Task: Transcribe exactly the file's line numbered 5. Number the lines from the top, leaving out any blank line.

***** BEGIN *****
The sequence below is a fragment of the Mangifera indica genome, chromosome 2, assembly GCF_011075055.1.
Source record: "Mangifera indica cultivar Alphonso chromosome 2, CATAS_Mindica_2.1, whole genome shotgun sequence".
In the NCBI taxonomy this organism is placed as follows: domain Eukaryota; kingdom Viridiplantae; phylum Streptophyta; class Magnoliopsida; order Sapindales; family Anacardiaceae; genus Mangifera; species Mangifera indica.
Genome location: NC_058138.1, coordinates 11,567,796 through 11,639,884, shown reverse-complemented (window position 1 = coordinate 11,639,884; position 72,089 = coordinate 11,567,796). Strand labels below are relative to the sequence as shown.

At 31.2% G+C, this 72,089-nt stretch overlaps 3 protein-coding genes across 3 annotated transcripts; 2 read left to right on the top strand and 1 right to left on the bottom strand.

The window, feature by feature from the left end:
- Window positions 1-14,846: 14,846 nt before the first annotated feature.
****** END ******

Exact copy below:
At 31.2% G+C, this 72,089-nt stretch overlaps 3 protein-coding genes across 3 annotated transcripts; 2 read left to right on the top strand and 1 right to left on the bottom strand.